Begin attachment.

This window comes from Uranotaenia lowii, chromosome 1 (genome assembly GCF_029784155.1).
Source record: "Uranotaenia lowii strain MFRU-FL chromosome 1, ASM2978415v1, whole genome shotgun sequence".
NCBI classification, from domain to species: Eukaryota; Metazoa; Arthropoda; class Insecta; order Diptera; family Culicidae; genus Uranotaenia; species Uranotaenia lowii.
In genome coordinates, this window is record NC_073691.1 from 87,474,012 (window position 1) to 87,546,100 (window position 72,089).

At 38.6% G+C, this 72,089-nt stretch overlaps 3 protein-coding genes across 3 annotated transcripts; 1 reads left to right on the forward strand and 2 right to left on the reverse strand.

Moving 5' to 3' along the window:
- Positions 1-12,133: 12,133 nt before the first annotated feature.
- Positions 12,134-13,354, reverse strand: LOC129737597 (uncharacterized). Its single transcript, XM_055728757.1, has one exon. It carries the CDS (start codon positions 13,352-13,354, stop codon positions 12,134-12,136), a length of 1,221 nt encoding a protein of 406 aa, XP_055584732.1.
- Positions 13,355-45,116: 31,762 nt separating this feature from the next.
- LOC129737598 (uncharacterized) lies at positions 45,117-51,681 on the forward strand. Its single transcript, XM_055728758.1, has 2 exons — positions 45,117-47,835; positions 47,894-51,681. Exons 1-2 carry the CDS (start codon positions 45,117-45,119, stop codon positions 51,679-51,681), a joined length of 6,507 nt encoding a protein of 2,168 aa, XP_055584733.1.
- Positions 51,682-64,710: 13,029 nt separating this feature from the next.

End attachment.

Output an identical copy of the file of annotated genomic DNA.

This window comes from Uranotaenia lowii, chromosome 1 (genome assembly GCF_029784155.1).
Source record: "Uranotaenia lowii strain MFRU-FL chromosome 1, ASM2978415v1, whole genome shotgun sequence".
NCBI classification, from domain to species: Eukaryota; Metazoa; Arthropoda; class Insecta; order Diptera; family Culicidae; genus Uranotaenia; species Uranotaenia lowii.
In genome coordinates, this window is record NC_073691.1 from 87,474,012 (window position 1) to 87,546,100 (window position 72,089).

At 38.6% G+C, this 72,089-nt stretch overlaps 3 protein-coding genes across 3 annotated transcripts; 1 reads left to right on the forward strand and 2 right to left on the reverse strand.

Moving 5' to 3' along the window:
- Positions 1-12,133: 12,133 nt before the first annotated feature.
- Positions 12,134-13,354, reverse strand: LOC129737597 (uncharacterized). Its single transcript, XM_055728757.1, has one exon. It carries the CDS (start codon positions 13,352-13,354, stop codon positions 12,134-12,136), a length of 1,221 nt encoding a protein of 406 aa, XP_055584732.1.
- Positions 13,355-45,116: 31,762 nt separating this feature from the next.
- LOC129737598 (uncharacterized) lies at positions 45,117-51,681 on the forward strand. Its single transcript, XM_055728758.1, has 2 exons — positions 45,117-47,835; positions 47,894-51,681. Exons 1-2 carry the CDS (start codon positions 45,117-45,119, stop codon positions 51,679-51,681), a joined length of 6,507 nt encoding a protein of 2,168 aa, XP_055584733.1.
- Positions 51,682-64,710: 13,029 nt separating this feature from the next.